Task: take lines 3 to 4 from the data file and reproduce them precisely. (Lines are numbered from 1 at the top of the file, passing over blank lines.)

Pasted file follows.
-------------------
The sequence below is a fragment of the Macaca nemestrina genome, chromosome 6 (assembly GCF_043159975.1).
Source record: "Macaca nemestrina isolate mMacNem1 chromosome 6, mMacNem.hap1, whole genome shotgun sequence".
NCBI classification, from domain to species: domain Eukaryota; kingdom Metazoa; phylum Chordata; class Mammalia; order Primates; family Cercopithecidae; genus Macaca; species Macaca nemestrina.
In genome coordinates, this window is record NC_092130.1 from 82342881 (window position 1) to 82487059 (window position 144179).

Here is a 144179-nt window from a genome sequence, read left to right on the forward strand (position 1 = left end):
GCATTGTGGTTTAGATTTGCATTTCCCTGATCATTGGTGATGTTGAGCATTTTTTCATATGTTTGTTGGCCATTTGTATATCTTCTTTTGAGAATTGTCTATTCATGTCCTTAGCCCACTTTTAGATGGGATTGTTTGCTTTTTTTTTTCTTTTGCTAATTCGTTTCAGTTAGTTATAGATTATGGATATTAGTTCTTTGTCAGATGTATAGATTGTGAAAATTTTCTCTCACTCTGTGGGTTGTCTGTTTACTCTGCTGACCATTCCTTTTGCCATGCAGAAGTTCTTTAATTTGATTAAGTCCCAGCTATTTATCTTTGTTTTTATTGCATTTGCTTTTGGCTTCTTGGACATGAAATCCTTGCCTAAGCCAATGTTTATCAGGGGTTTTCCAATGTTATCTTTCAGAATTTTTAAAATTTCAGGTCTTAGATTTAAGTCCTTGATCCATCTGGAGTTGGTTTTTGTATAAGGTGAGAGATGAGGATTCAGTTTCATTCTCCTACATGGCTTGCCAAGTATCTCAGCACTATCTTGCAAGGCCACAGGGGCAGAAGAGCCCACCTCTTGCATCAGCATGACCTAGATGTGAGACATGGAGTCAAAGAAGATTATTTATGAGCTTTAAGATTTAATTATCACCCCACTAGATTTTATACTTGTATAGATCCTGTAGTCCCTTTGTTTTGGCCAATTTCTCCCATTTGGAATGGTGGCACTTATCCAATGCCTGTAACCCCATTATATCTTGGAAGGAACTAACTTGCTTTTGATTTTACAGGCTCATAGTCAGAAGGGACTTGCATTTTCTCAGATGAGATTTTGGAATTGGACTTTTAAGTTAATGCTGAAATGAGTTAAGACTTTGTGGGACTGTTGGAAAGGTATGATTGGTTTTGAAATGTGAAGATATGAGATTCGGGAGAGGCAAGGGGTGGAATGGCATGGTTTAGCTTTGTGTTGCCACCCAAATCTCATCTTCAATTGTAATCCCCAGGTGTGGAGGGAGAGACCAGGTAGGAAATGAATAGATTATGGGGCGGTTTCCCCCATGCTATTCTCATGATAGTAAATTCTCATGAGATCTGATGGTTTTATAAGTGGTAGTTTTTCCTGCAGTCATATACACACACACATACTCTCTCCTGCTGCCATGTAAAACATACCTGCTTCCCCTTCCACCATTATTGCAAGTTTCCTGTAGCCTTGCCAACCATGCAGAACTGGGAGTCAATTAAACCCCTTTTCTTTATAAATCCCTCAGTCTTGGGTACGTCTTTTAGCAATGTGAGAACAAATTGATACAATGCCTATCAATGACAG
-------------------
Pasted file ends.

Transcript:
NCBI classification, from domain to species: domain Eukaryota; kingdom Metazoa; phylum Chordata; class Mammalia; order Primates; family Cercopithecidae; genus Macaca; species Macaca nemestrina.
In genome coordinates, this window is record NC_092130.1 from 82342881 (window position 1) to 82487059 (window position 144179).